Feb. 17 (Bloomberg) -- German Finance Minister Wolfgang Schaeuble said Greece may be allowed to run a higher debt in coming years than envisaged so far as part of the second international aid package for the over-indebted country.
A debt level as high as 123 percent of gross domestic product by 2020 may be permissible instead of 120 percent under the 130 billion-euro ($171 billion) lifeline scheduled for approval at a Feb. 20 meeting of euro region finance ministers, Schaeuble said. Greece’s debt amounted to about 160 percent of GDP last year.
“The 120 percent may be 122 percent or 123 percent,” Schaeuble said at a panel discussion in the southern city of Stuttgart today. “It mustn’t be 130 percent.”
Greece has so far implemented spending cuts and revenue increases that would push its debt to 129 percent of GDP by 2020, the so-called troika of International Monetary Fund, the European Commission and the European Central Bank estimates, according to two people familiar with discussions that involve the troika.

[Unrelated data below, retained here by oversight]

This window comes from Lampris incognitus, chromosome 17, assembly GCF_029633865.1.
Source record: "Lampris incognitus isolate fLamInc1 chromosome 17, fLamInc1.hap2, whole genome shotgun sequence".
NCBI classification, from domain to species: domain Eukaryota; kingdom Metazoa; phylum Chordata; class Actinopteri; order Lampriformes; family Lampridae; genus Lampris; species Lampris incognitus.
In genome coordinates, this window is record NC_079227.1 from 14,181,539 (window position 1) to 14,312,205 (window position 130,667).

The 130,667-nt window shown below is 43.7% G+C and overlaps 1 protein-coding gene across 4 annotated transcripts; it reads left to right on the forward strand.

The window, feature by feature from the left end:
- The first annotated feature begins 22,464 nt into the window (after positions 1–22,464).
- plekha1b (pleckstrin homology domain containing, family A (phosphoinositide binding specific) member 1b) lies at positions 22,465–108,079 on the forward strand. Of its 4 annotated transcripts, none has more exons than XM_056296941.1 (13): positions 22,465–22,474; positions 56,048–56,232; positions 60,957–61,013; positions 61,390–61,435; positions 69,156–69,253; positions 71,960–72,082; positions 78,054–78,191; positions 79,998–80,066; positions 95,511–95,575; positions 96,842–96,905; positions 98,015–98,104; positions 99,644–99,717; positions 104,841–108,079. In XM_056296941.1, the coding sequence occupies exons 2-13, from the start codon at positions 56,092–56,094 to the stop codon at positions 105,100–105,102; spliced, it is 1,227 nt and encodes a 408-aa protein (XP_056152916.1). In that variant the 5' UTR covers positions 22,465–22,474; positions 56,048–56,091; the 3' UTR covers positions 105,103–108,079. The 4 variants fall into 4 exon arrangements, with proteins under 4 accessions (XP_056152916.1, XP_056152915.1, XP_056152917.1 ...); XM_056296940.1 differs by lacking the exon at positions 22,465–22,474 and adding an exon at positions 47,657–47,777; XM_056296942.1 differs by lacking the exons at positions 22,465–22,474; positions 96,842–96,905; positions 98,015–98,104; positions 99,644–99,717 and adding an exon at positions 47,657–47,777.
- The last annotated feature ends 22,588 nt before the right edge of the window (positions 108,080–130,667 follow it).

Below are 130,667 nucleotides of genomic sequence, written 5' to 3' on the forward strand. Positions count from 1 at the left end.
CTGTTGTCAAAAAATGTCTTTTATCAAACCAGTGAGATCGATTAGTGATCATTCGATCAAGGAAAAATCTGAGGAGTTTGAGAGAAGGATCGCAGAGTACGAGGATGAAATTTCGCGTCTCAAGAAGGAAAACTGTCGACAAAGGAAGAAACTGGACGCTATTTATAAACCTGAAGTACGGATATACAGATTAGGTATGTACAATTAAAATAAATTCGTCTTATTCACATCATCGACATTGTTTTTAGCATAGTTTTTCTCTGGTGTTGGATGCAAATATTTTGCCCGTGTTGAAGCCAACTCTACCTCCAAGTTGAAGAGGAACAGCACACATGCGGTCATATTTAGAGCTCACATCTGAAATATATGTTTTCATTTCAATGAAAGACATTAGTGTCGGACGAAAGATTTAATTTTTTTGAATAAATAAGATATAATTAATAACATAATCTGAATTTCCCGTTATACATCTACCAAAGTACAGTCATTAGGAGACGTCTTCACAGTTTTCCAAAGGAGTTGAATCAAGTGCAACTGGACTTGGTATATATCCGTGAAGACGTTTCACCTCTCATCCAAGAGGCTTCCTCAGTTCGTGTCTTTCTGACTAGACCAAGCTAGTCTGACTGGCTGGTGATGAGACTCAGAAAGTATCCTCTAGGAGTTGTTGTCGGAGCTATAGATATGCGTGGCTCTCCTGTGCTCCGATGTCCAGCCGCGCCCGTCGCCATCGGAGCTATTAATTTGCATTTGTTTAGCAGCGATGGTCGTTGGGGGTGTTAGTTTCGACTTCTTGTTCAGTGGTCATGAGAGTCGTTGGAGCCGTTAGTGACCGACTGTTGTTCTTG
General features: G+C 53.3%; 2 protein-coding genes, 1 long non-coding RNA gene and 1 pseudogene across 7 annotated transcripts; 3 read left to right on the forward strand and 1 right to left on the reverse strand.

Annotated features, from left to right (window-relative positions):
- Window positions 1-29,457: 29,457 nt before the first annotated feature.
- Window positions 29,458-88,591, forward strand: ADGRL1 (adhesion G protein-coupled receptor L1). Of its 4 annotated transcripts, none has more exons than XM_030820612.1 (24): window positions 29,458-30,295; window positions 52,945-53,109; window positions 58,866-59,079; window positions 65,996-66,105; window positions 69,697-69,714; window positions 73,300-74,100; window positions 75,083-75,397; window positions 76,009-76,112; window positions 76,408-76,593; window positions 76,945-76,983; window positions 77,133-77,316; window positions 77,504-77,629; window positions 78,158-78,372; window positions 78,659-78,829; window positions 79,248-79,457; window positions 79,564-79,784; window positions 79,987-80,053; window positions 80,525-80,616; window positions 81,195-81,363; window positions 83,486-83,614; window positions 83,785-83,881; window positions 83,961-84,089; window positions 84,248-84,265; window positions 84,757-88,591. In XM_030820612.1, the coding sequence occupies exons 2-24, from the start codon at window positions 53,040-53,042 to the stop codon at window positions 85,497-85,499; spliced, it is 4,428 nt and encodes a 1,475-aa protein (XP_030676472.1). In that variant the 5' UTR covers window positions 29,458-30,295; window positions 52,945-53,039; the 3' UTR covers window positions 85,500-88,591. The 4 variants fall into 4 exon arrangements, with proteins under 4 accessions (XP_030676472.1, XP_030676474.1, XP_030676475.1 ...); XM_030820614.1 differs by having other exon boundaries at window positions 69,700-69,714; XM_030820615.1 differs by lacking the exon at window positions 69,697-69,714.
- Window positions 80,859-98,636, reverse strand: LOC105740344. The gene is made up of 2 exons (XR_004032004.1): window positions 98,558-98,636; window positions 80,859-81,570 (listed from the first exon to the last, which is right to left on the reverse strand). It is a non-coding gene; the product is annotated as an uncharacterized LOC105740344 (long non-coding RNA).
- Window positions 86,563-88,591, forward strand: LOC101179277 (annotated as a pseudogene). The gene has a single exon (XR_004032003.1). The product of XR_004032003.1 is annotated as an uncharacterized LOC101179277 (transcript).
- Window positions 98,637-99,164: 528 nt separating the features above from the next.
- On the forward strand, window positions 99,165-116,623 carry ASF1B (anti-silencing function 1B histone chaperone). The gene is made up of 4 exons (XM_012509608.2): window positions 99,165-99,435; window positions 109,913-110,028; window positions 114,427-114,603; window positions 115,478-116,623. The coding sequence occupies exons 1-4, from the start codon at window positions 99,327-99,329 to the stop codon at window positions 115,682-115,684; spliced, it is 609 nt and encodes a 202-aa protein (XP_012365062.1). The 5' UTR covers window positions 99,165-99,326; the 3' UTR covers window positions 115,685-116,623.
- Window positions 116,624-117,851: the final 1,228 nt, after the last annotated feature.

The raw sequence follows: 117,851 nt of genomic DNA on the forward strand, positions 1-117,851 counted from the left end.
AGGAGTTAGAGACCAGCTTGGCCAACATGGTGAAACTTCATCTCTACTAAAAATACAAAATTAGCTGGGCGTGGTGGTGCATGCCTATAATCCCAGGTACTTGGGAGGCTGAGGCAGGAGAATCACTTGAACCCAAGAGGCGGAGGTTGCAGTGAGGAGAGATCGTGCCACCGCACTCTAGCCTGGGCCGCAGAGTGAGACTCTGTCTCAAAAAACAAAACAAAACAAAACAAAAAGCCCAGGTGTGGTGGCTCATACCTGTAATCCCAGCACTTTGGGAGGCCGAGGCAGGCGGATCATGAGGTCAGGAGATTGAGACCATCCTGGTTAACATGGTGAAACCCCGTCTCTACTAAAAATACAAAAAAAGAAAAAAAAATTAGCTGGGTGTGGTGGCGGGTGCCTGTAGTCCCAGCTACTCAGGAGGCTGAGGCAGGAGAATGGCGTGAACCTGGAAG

“We need an arrangement that assures in a realistic assumption that Greece will be granted debt sustainability in 2020,” Schaeuble said later in an interview with ZDF public television. “This is only the case if it isn’t much above 120 percent” of GDP.
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